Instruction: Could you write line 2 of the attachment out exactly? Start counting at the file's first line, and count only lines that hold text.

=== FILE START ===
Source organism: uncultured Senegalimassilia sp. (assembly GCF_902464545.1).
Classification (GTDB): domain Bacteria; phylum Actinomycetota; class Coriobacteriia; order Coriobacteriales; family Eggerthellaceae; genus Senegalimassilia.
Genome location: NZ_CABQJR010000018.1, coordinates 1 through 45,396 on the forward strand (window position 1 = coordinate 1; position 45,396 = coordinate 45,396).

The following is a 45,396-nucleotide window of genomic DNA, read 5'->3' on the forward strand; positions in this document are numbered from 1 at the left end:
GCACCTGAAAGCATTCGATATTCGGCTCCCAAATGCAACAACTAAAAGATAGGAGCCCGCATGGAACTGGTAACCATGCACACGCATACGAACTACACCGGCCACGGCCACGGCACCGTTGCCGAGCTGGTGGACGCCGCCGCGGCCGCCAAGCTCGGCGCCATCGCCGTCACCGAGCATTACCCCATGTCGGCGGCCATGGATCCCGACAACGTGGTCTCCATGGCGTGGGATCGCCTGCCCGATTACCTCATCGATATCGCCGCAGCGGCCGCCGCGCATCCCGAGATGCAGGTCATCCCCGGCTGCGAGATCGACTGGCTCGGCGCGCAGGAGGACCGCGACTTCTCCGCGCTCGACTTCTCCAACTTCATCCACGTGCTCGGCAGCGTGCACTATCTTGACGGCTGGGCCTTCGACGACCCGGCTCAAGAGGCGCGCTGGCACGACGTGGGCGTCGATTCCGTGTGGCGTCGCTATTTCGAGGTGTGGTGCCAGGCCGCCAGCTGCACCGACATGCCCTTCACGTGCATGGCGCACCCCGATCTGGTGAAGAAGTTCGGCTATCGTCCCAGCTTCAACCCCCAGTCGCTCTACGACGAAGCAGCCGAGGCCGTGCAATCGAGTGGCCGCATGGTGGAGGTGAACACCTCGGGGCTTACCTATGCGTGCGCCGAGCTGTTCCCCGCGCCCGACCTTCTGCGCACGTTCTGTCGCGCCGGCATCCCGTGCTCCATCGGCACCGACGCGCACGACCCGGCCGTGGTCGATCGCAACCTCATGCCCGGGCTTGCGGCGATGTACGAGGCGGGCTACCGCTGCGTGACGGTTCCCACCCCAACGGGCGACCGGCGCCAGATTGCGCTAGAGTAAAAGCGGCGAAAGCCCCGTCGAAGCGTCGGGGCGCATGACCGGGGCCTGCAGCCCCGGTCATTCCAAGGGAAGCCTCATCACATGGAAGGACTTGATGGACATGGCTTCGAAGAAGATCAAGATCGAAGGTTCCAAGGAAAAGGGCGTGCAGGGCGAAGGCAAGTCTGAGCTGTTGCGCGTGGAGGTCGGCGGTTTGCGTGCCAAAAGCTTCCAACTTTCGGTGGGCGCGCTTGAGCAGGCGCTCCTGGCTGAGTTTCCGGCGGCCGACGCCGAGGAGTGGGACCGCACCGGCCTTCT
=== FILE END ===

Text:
Classification (GTDB): domain Bacteria; phylum Actinomycetota; class Coriobacteriia; order Coriobacteriales; family Eggerthellaceae; genus Senegalimassilia.